The Pure Stream Cleaning company had two offices in the Greater Atlanta area. One was the corporate office while the other was the plant which did the cleaning and transport of the clothes and linens for a variety of businesses in the Atlanta area. Tam was more than slightly annoyed when all her efforts to break into the business office quietly failed to up the required information, not because they were caught but because the shipping manifests were only kept at the processing plant.

“What kind of luddite company still relies on nothing but paper records!” she revved the engine on her bike almost fast enough to catch up with Anna, who was, as ever, still in the lead.


The break in at the laundering plant was more rushed and slipshod than the one at Pure Stream’s business office had been. Tam argued that picking the lock with a crowbar was a perfectly viable option and neither Anna nor Val had the heart to disagree with her.

The paperwork they needed fortunately did turn out to be there, though it took them long enough to find it that Val had to put a roaming security guard in a sleeper hold when he came too close to discovering them.

Maurice Clevenger, the security guard in question, woke up a minute later with a terrible headache but no further damage. Since nothing was disturbed or missing as far as he could see, he very quietly went back about his rounds without trying to explain why he’d unexpectedly passed out on the job.

A few days later he visited his doctor for a physical, driven to it for the first time in years by the worry from his fainting spell. No cause for the fainting was determined but the blood work did reveal an elevated white blood cell count which lead to an early diagnosis and successful treatment of the prostate cancer he wasn’t aware had been developing.


The cleaning company’s shipping records didn’t list the pickup from the Mulberry Park building, but they did list the trucks that had been in service, and the transponder codes for the ones that were theoretically parked in the lot that day. Tam cross referenced that list with the telematics data that showed when trucks left and arrived to discover that one of the 18-wheelers had apparently been taken for a joyride the day before the fire consumed the Mulberry Park building.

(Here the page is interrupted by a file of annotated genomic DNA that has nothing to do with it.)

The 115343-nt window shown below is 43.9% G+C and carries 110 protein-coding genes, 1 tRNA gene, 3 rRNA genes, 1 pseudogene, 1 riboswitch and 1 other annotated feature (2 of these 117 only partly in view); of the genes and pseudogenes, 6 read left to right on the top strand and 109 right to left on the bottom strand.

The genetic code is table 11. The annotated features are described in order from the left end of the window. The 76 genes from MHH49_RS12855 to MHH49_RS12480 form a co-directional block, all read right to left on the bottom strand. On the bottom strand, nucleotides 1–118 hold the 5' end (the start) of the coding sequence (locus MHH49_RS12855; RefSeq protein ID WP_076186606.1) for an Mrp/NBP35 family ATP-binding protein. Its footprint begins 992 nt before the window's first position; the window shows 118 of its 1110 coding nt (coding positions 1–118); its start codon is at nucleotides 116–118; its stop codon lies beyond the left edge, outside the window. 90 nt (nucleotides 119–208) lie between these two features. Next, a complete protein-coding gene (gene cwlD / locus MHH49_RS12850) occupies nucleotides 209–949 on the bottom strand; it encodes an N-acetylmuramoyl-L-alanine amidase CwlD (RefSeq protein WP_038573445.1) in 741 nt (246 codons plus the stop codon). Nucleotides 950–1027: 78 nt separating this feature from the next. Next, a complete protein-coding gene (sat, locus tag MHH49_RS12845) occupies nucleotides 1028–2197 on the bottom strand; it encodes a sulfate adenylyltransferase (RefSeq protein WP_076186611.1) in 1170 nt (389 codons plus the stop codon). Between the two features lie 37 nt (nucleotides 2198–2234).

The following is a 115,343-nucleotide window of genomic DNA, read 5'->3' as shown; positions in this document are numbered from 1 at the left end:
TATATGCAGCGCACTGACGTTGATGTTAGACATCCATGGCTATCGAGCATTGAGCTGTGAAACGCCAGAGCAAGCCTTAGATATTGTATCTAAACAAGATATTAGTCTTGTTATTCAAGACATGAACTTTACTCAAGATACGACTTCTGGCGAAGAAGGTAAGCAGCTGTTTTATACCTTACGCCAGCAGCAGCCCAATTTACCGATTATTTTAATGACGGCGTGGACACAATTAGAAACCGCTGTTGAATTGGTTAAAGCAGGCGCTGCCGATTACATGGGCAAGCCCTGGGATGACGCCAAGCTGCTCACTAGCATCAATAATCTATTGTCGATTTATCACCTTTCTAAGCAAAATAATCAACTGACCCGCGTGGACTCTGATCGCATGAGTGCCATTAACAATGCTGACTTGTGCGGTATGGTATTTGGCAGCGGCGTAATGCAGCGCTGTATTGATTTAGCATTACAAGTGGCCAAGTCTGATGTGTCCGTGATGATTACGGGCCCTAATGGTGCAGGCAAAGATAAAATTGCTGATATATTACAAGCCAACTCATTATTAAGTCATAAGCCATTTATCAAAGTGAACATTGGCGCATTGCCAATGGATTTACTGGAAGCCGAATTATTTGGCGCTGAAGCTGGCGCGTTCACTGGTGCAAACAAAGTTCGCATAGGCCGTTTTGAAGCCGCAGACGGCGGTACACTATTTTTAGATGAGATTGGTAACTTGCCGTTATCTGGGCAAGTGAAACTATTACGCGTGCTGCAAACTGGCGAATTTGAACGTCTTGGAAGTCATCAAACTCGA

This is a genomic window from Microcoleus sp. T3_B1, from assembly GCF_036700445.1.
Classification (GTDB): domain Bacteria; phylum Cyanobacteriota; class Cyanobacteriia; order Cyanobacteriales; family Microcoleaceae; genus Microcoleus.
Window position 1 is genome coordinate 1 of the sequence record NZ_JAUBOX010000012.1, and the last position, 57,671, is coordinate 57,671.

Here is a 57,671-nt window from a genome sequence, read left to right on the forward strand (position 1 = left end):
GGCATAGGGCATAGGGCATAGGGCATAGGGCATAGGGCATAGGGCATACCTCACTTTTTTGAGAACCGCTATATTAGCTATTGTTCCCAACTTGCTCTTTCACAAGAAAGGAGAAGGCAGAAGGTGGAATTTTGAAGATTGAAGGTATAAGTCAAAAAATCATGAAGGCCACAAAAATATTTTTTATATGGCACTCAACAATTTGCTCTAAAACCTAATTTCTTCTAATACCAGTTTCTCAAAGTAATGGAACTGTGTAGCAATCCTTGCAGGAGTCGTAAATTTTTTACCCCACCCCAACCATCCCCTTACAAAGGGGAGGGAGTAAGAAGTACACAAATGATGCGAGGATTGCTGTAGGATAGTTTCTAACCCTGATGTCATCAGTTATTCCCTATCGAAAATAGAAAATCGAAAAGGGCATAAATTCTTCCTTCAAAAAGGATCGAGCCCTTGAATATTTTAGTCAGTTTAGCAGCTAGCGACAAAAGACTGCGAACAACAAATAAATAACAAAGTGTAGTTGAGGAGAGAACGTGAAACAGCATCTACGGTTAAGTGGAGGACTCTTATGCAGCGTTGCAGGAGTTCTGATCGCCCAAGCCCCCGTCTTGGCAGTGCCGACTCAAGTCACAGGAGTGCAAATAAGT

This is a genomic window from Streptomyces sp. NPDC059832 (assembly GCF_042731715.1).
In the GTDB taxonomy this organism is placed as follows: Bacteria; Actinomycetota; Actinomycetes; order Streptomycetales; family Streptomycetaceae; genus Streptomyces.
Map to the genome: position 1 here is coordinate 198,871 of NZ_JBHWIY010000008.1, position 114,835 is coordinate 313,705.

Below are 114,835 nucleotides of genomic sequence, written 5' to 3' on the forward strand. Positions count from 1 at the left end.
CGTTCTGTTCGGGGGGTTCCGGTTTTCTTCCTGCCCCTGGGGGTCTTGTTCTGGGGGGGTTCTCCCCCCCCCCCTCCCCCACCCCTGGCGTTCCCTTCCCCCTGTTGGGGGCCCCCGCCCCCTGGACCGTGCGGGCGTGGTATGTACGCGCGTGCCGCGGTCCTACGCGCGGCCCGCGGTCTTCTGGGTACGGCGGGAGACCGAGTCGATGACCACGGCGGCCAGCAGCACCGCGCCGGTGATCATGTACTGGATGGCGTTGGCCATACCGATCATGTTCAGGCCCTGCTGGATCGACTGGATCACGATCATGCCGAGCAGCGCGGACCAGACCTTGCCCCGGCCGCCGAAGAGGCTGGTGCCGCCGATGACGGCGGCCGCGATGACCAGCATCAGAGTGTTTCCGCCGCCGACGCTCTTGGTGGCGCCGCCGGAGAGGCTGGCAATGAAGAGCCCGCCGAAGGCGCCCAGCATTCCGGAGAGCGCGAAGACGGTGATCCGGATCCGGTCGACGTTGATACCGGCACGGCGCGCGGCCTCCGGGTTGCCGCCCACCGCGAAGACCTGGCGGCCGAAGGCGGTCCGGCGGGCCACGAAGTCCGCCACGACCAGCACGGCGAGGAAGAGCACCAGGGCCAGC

“They have telematics and GPS on their trucks but they print everything out to store on paper records? Oh my god this company needs to be shutdown!” Tam said as she searched for the addresses of the company’s senior management with plans to wreck a horrible and unspecified vengeance on them for their poor management practices.

“That is less important at the moment than discovering where our delivery truck dropped off the missing equipment,” Anna said.


Stealing the GPS data was so trivial that Tam felt obligated to rewrite the information in the device’s flashrom to always pick the third slowest route out of the top ten options it could calculate.


The Wainwright Health facility, the spot the GPS data pointed them too, was cut from the same overly sanitized block as the Mulbery Park building had been. Unlike the burnt husk that remained in Mulberry Park though, the Wainwright building was whole and well lit. Somehow it captured the same uninviting air as its ruined twin though.

“Do we wait and come back tonight?” Val asked.

“No, I don’t think we give them that chance,” Anna said.

“What’s the plan then?” Tam asked.

“Very simple. We are going to walk in and take the information we need,” Anna said and began striding directly towards the front door.

Val and Tam exchanged quick looks, reading the surprise in each others faces and, with a shared shrug, trotted forward to catch up with Anna’s long strides.

“Hello, can I help you with anything” the receptionist said. He was a brown haired, mildly handsome, young man who could have been pulled from any college campus in a three state radius.

“That will not be necessary,” Anna said, glancing around the interior without bothering to look at him. She didn’t break her stride at all before venturing through a door that lead into back of the building.

“You can’t…” the receptionist began to say.